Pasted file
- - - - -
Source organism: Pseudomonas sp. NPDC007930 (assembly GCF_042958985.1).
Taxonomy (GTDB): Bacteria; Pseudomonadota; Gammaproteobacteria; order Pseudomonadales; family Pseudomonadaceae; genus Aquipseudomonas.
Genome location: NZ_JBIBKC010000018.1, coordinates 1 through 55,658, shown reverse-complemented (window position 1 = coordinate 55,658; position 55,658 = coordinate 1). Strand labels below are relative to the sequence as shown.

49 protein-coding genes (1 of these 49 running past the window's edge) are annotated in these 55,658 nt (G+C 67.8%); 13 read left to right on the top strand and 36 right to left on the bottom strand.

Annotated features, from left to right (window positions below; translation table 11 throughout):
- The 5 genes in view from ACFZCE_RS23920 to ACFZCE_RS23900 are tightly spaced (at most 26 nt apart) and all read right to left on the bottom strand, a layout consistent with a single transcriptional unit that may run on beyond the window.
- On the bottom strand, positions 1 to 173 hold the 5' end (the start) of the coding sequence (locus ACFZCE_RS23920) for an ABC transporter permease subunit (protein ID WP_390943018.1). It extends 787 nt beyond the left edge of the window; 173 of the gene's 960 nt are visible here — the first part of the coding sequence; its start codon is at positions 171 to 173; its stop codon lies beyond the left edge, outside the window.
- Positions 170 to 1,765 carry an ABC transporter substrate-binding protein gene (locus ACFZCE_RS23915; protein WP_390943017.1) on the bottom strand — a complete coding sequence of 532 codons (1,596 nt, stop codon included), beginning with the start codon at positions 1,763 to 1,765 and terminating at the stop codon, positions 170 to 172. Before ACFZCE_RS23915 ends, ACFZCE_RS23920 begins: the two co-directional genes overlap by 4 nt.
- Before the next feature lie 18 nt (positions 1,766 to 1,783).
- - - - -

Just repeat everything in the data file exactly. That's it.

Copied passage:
Source organism: Pseudomonas sp. NPDC007930 (assembly GCF_042958985.1).
Taxonomy (GTDB): Bacteria; Pseudomonadota; Gammaproteobacteria; order Pseudomonadales; family Pseudomonadaceae; genus Aquipseudomonas.
Genome location: NZ_JBIBKC010000018.1, coordinates 1 through 55,658, shown reverse-complemented (window position 1 = coordinate 55,658; position 55,658 = coordinate 1). Strand labels below are relative to the sequence as shown.

49 protein-coding genes (1 of these 49 running past the window's edge) are annotated in these 55,658 nt (G+C 67.8%); 13 read left to right on the top strand and 36 right to left on the bottom strand.

Annotated features, from left to right (window positions below; translation table 11 throughout):
- The 5 genes in view from ACFZCE_RS23920 to ACFZCE_RS23900 are tightly spaced (at most 26 nt apart) and all read right to left on the bottom strand, a layout consistent with a single transcriptional unit that may run on beyond the window.
- On the bottom strand, positions 1 to 173 hold the 5' end (the start) of the coding sequence (locus ACFZCE_RS23920) for an ABC transporter permease subunit (protein ID WP_390943018.1). It extends 787 nt beyond the left edge of the window; 173 of the gene's 960 nt are visible here — the first part of the coding sequence; its start codon is at positions 171 to 173; its stop codon lies beyond the left edge, outside the window.
- Positions 170 to 1,765 carry an ABC transporter substrate-binding protein gene (locus ACFZCE_RS23915; protein WP_390943017.1) on the bottom strand — a complete coding sequence of 532 codons (1,596 nt, stop codon included), beginning with the start codon at positions 1,763 to 1,765 and terminating at the stop codon, positions 170 to 172. Before ACFZCE_RS23915 ends, ACFZCE_RS23920 begins: the two co-directional genes overlap by 4 nt.
- Before the next feature lie 18 nt (positions 1,766 to 1,783).